Bars to Watch: Loya, Taj Palace
Amongst the splendor and magic of the Taj Palace, Loya’s majestic rose gold doorways open into a bouquet of aromas ranging from spice to grills, showing me a sight that left me with just one thought, ‘Is that a waterfall at the end of the bar?’
The rustic and chic interiors are lined with tapestry reminiscent of old-timey bazaars, illuminating and elevating the mood are large brass lanterns, and paintings on the walls depicting age-old marketplaces, further cementing the bazaar-like ambiance.
The rather beautiful space features a glass-fronted open kitchen and perhaps the liveliest bar counter in Delhi, an exorbitant display carved out of sandstone, where water flows within the counter itself into the aforementioned waterfall.
The space sets the expectations dangerously high, in any other setting I would find that scary, however at Loya, my anxious mind was quickly put to rest with a passionfruit Jal-Jeera welcome drink served in a miniature bottle, reminiscent of a fun-sized Coca-Cola bottle, a tart spicy and tangy beverage a rather wonderful way to cleanse the palate.
The bar menu, Loya Paanch, inspired by the number five and its significance across India, focuses on indigenous beverages and the North’s botanical abundance with a contemporary twist on local spirits. Divided into 5 sections Harmony, Experience, Authentic, Revered, and The Spirit all imagined into 5 Stunning cocktails.
The Masala whisky a long-term signature of Hemant’s at Junoon in NYC finds its way onto the Loya menu made with his perfected house-made masala syrup, a perfectly balanced cocktail that takes inspiration from the old-fashioned and yet surpasses it in so many ways.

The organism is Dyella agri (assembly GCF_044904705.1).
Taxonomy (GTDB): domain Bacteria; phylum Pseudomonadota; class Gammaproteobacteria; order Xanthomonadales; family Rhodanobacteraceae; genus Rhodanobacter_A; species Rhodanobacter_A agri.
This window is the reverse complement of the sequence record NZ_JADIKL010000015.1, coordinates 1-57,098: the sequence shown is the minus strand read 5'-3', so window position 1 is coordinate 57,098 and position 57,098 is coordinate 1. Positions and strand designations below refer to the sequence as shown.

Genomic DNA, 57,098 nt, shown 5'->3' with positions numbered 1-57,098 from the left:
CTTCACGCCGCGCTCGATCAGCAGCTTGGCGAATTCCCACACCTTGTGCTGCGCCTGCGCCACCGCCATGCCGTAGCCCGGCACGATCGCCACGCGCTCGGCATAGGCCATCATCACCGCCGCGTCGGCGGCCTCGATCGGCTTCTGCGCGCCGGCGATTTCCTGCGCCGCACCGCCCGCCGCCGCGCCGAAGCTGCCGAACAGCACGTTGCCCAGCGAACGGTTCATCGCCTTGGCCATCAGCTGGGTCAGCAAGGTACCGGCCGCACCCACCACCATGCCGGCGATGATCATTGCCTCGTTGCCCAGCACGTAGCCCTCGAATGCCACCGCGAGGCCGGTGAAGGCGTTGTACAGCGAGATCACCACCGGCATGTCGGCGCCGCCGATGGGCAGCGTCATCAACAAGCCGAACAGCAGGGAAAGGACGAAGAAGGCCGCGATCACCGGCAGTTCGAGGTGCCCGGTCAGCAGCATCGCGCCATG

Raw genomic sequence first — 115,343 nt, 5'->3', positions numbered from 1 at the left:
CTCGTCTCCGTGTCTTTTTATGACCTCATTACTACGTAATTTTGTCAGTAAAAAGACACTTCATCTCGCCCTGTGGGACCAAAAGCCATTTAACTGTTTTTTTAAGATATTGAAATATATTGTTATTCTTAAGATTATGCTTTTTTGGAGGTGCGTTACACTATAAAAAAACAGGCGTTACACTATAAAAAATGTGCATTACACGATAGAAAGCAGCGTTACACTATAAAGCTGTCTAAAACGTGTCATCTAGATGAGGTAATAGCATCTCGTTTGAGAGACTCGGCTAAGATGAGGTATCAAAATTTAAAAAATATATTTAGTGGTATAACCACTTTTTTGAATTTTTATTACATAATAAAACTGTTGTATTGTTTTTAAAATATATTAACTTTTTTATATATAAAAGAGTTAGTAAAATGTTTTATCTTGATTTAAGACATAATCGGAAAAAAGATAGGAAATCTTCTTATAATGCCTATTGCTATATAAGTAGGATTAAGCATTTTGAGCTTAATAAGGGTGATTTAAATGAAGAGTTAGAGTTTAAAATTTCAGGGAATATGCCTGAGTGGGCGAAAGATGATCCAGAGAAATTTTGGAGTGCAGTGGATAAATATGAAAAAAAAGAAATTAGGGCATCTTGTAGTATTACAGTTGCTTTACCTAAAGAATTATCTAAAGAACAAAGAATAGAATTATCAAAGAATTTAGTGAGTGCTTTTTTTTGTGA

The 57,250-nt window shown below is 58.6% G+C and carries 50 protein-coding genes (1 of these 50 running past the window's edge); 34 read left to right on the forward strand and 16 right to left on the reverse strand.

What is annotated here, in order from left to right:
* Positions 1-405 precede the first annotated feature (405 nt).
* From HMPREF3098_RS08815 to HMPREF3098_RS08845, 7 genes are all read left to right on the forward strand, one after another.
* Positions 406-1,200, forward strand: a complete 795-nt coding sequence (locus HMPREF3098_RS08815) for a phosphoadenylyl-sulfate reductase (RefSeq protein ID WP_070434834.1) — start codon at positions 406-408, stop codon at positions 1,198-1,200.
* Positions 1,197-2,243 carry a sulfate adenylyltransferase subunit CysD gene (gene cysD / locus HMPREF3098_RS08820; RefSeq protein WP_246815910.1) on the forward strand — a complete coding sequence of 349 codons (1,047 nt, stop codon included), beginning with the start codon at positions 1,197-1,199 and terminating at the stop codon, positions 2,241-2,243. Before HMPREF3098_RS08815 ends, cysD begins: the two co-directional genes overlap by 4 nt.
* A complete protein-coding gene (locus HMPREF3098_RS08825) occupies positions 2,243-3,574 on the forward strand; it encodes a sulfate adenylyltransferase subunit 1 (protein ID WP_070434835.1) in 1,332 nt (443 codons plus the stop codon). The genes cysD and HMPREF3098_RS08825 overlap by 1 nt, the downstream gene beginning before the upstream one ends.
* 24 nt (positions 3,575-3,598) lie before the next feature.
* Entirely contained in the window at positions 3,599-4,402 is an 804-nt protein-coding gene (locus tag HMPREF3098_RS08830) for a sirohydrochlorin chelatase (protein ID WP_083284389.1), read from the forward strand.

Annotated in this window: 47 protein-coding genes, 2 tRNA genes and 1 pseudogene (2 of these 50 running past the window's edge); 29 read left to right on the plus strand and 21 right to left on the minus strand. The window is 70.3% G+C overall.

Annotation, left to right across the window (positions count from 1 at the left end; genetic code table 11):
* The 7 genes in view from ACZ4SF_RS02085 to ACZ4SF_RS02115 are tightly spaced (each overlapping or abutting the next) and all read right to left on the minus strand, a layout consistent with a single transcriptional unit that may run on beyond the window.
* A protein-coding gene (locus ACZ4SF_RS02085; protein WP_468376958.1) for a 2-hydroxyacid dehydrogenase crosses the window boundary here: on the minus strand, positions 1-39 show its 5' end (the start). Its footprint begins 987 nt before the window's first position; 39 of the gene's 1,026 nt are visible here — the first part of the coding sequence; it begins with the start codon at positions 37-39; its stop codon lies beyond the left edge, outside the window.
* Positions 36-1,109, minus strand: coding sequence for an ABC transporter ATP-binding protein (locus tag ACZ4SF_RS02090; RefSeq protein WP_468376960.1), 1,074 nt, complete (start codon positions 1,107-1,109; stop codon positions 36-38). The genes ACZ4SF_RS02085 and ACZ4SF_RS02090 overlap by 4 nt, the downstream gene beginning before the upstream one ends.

The Mulethi, made with the namesake licorice-infused gin, a housemade citrus blend, and sugar is topped with a black honeycomb tuille, a visually striking cocktail that is both layered and very simple at the same time, with the gin’s botanical profile being elevated by the licorice and shining alongside it rather than overpowering it.
Mr. Pathak’s impact on Loya’s beverage program is front and center and one feels his beverage philosophy throughout the menu.
The cocktails are mostly twisted classics which might seem simple on the surface but as one digs into the ingredients used and the techniques employed in crafting them, one finds a certain sense of elegance in the simplicity of the beverages and their presentations.
Moving from glass to plate the food puts front and center the techniques of Dungaar, the art of smoking and slow-cooking; aromatics of “Baghar”, spices tempered in hot oil; and Sigdi, cooking over an open fire; and the practice of pounding masalas with a Sil-Batta, pestle, and mortar.
All of the above translates into a truly wonderful culinary experience, the Timbri Jhinga with the bhang chutney and the Multani Gobhi were stand-out appetizers that I would recommend alongside the beautiful cocktails in a heartbeat.
The service is warm and friendly and there is a distinct feeling that every small element in the restaurant has a story to tell and the team at Loya tells those stories with excitement.
However, as I stepped out of Loya and reflected on the experience, I wondered, will the highs of this experience, painstakingly curated by IHCL, sustain over time? Or like the river that inspires it, will it flow and evolve into something else entirely?
Bhavya Verma, Tulleeho
Celebrated mixologist Hemant Pathak from Junoon New York crafted the Loya Cocktail program for the Taj Palace, New Delhi. Winner of the Bacardi Legacy Cocktail Competition India in 2012 and won top honors at the 2011 Diageo World Class Global Competition in the “Classic Cocktail with a Twist” category.
A true Icon in the Indian Beverage space, Hemant is an idol for many a young bartender, and his presence is felt throughout the beverage program.